Tuesday, March 26, 2013

Cuba likely target for mesh network

The Open Technology Institute has created an open-source tool that would allow democracy activists in Cuba and other nations to build independent wireless networks.
The institute, or OTI, announced on March 13 that it was releasing its first developer's version of the tool, called Commotion, which can be used to create a mesh network.
Mesh networks, originally designed for military applications, allow activists to operate independent of central authorities' communication infrastructure.
The OTI is part of the New America Foundation in Washington, D.C.
The U.S. Agency for International Development in September 2012 gave the foundation $4.3 million for a three-year Cuba project. The foundation has not disclosed details of the project, which OTI is managing.
OTI said on its website that it has been working to develop an open-source mesh network tool. It stated:
As recent events in Egypt and Tunisia have illustrated (and Myanmar demonstrated several years prior), democratic activists around the globe need a secure and reliable platform to ensure their communications cannot be controlled or cut off by authoritarian regimes.

To date, technologies meant to circumvent blocked communications have focused predominantly on developing services that run over preexisting communication infrastructures. Although these applications are important, they still require the use of a wireline or wireless network that is prone to monitoring or can be completely shut down by central authorities.
Moreover, many of these technologies do not interface well with each other, limiting the ability of activists and the general public to adopt sophisticated circumvention technologies.
The institute said Commotion would allow activists to use their own mobile phones and other devices as their communication infrastructure. It stated:
We’re building a new type of tool for anyone to use: one that uses a distributed mesh infrastructure to provide a communications platform for communities and human rights advocates. A distributed infrastructure eliminates the ability for powerful groups, such as governments, to completely disrupt communications by shutting down the commercial or state-owned communications infrastructure.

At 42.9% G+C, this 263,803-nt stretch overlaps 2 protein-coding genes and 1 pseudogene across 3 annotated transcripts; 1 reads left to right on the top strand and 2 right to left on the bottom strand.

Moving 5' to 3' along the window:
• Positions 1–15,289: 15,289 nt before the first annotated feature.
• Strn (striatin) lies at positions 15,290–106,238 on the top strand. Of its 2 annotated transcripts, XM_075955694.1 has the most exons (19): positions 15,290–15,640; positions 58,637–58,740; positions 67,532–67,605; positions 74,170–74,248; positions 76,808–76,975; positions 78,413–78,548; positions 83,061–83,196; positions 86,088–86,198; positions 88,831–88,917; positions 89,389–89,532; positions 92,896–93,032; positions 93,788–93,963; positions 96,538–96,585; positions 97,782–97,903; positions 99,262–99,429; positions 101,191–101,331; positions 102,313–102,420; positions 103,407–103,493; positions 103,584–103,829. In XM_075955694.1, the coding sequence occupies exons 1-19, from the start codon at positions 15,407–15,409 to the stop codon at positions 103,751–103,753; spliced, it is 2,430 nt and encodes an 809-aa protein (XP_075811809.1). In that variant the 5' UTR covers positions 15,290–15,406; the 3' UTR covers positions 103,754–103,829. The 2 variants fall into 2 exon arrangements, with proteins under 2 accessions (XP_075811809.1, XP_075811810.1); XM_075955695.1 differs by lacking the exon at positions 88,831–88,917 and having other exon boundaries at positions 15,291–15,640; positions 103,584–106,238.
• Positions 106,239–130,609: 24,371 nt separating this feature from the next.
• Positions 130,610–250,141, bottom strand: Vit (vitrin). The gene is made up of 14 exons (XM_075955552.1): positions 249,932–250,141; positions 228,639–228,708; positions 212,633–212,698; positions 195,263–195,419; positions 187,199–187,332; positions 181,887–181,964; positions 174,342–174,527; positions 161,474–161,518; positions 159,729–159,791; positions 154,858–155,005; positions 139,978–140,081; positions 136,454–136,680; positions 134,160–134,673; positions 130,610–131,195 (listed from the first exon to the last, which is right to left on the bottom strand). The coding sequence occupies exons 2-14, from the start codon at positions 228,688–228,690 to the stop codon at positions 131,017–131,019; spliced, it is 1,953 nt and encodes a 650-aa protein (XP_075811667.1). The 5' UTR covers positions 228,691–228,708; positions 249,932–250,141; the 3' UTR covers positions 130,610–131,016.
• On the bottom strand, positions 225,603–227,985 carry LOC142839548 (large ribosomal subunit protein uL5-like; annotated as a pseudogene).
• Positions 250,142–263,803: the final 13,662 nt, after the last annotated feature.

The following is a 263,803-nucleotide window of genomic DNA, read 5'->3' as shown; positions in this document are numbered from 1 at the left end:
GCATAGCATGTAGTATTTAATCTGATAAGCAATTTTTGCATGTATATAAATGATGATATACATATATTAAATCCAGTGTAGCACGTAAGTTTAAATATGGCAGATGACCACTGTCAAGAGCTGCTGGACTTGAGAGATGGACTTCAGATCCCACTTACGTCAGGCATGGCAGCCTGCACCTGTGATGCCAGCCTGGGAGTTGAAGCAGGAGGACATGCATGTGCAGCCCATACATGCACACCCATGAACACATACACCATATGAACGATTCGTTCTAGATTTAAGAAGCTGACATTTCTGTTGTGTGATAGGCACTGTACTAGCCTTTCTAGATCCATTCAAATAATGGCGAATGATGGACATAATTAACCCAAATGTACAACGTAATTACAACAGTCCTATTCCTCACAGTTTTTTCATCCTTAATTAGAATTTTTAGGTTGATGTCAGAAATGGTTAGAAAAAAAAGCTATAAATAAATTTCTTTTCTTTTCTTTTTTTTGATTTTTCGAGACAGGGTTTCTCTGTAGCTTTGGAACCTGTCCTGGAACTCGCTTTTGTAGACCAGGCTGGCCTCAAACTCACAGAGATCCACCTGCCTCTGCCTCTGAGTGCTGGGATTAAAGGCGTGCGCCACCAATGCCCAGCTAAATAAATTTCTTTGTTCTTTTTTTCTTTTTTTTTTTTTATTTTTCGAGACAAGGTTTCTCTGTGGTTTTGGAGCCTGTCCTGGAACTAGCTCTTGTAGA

Rafe Needleman
Rafe Needleman, who writes about technology, explained how mesh networks work in a July 2012 article in CNET.
Mesh networks let devices share their connections with other users. If one user has a clean network connection and another nearby user does not, the second user can piggyback on the first's, automatically. If there's a collection of many people, their machines can all cooperate to make connections -- to each other and to the global Internet.
In advanced mesh networks, connections and data can hop among devices, creating ad hoc bucket-brigade paths for communication.
The concept of mesh networking is not new. Many military systems rely on mesh networking, since forces in the field cannot rely on communications infrastructures. Utilities also use mesh networks for collecting data from equipment, like smart meters.
The OTI said Commotion was designed to:
  • Prevent hostile governments from surveilling, disrupting, or shutting down communications.
  • Enhance security among democratic activists by enabling direct peer-to-peer communications.
  • Implement open source and open tech solutions that facilitate continued adaptation, enhancement, and implementation of these technologies by democratic activists and programmers around the globe.